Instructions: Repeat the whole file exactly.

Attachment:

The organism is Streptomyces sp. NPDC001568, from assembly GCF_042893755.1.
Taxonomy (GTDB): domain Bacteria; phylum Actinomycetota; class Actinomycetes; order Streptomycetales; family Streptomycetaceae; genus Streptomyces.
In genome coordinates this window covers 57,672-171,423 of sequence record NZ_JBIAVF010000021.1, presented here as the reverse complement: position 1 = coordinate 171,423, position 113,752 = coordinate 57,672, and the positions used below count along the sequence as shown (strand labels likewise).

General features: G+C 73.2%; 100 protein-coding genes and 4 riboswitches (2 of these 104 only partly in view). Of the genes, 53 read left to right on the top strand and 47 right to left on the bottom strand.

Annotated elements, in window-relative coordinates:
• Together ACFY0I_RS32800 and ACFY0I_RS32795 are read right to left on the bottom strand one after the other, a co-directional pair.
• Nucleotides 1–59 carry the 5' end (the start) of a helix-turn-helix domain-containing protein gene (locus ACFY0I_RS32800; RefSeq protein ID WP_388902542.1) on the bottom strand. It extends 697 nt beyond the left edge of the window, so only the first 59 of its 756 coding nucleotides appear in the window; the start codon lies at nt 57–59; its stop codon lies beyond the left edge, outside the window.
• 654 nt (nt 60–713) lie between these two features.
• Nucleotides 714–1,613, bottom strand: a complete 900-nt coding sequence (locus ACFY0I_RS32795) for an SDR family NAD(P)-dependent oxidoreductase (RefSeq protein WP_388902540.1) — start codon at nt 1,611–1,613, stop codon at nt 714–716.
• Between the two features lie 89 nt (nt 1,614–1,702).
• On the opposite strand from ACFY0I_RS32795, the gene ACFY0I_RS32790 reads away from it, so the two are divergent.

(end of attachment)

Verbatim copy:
The organism is Streptomyces sp. NPDC001568, from assembly GCF_042893755.1.
Taxonomy (GTDB): domain Bacteria; phylum Actinomycetota; class Actinomycetes; order Streptomycetales; family Streptomycetaceae; genus Streptomyces.
In genome coordinates this window covers 57,672-171,423 of sequence record NZ_JBIAVF010000021.1, presented here as the reverse complement: position 1 = coordinate 171,423, position 113,752 = coordinate 57,672, and the positions used below count along the sequence as shown (strand labels likewise).

General features: G+C 73.2%; 100 protein-coding genes and 4 riboswitches (2 of these 104 only partly in view). Of the genes, 53 read left to right on the top strand and 47 right to left on the bottom strand.

Annotated elements, in window-relative coordinates:
• Together ACFY0I_RS32800 and ACFY0I_RS32795 are read right to left on the bottom strand one after the other, a co-directional pair.
• Nucleotides 1–59 carry the 5' end (the start) of a helix-turn-helix domain-containing protein gene (locus ACFY0I_RS32800; RefSeq protein ID WP_388902542.1) on the bottom strand. It extends 697 nt beyond the left edge of the window, so only the first 59 of its 756 coding nucleotides appear in the window; the start codon lies at nt 57–59; its stop codon lies beyond the left edge, outside the window.
• 654 nt (nt 60–713) lie between these two features.
• Nucleotides 714–1,613, bottom strand: a complete 900-nt coding sequence (locus ACFY0I_RS32795) for an SDR family NAD(P)-dependent oxidoreductase (RefSeq protein WP_388902540.1) — start codon at nt 1,611–1,613, stop codon at nt 714–716.
• Between the two features lie 89 nt (nt 1,614–1,702).
• On the opposite strand from ACFY0I_RS32795, the gene ACFY0I_RS32790 reads away from it, so the two are divergent.